Upstate News

December 21, 2009
Doretta Royer 315 464-4833

Upstate offers new skin cancer treatment

SYRACUSE, N.Y. — Upstate Medical University is offering Mohs Micrographic Surgery, an advanced skin cancer treatment that gives the highest possible cure rate for many skin cancers while minimizing damage to normal tissue. The surgery is primarily used to remove the two most common forms of skin cancer, basal and squamous cell carcinomas, but can be used to treat less common tumors including melanoma.

“Current estimates are that one in five Americans will develop skin cancer in their lifetime,” said Michael C. Iannuzzi, M.D., M.B.A., professor and chair of Upstate’s Department of Medicine. “The Upstate Medical University Mohs Surgery Center is a much needed medical resource for the citizens of Central New York.”

Ramsay-S. Farah, M.D., and his sister Joyce B. Farah, M.D., offer this procedure through Upstate’s Department of Medicine. Ramsay-S. Farah is an associate professor of medicine and pathology and chief of the dermatology division of the Department of Medicine and has boards in dermatopathology. Joyce Farah is an assistant professor of medicine with fellowship training in photodynamic therapy, a non-surgical treatment for pre-cancers and non-melanoma skin cancers.

Mohs surgery is usually performed as an outpatient procedure. Local anesthesia is administered around the area of the tumor allowing the patient to remain awake throughout the procedure. “The cure rates for Mohs Micrographic Surgery approach 99 percent for most previously untreated cancers with a slightly lower cure rate for secondary or recurrent cancers,” said Ramsay-S Farah.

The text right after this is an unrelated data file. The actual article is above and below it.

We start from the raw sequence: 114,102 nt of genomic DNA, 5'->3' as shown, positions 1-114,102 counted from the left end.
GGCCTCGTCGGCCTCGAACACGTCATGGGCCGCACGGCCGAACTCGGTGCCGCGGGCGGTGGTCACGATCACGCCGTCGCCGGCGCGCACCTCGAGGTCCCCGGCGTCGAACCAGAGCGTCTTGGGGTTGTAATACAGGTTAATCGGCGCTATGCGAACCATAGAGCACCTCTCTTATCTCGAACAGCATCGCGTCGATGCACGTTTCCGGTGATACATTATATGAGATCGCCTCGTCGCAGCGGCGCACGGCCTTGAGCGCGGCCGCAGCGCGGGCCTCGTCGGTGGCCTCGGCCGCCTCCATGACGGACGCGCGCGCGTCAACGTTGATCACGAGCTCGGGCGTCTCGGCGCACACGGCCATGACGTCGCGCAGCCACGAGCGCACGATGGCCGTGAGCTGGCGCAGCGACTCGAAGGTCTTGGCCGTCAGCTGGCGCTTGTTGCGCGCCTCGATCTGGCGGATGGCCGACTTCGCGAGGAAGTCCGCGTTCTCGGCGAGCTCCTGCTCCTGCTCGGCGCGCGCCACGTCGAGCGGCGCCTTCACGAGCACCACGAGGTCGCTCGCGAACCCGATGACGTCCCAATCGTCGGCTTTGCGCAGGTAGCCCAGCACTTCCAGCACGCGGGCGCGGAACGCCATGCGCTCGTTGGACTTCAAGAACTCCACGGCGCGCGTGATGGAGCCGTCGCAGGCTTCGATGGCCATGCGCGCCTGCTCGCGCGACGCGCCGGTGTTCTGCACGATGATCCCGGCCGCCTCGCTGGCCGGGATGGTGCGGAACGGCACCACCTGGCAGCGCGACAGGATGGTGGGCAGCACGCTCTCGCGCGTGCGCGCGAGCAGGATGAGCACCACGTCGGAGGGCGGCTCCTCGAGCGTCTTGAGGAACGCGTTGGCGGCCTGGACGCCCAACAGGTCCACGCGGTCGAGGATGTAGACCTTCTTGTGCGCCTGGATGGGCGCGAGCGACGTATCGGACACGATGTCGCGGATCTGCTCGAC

Mohs surgery preserves the greatest amount of normal tissue, providing the foundation for the best reconstructions and limiting scarring or permanent disfigurement, according to Farah.

In Mohs surgery, the visible portion of the tumor is surgically removed. A layer of the skin is removed and divided into sections that are color-coded with dyes. The surgeon makes reference marks on the skin to show the source of these sections and then draws a map of the surgical site. The tissues are examined while the patient remains in the waiting room. The undersurface and edges of each section are then microscopically examined for evidence of remaining cancer. This method of processing the tissue allows for examination of 100 percent of the surgical margins and accounts for the high cure rate seen with this procedure. If the cancer cells are found, their locations are marked onto the map by the surgeon who will then remove another layer of skin precisely from the site that the cancer cells remain. The removal process stops when there is no longer any evidence of cancer remaining in the surgical site.

Mohs surgery is appropriate when the cancer is in an area where it is important to preserve healthy tissue for maximum functional and cosmetic result, such as eyelids, nose, ears, lips, fingers, toes and genitals. It is also appropriate if the cancer was treated previously and has recurred, or if the cancer is large, if the cancer is growing rapidly or uncontrollably, or the edges of the cancer are not clearly defined.

Prospective patients must have a biopsy-proven skin cancer and meet the criteria for Mohs surgery indications. The procedure is covered by most insurance plans.

In addition to Mohs surgery, Joyce Farah will spearhead a Photodynamic Therapy Unit in the Mohs surgery suite. PDT is a non- surgical treatment for pre-cancers and certain non-melanoma skin cancers. During the treatment a photosensitizing agent is painted on the patient’s skin and it preferentially concentrates in sun-damaged cells. After an incubation of one to two hours, the medication is activated by a special light source. Once activated, the medication destroys the sun-damaged cells.

Photodynamic therapy is appropriate for individuals who have significant sun damage, numerous actinic keratoses and some superficial forms of basal cell and squamous cell carcinomas. It is particularly useful for transplant patients who have weakened immune systems from their transplant medications.

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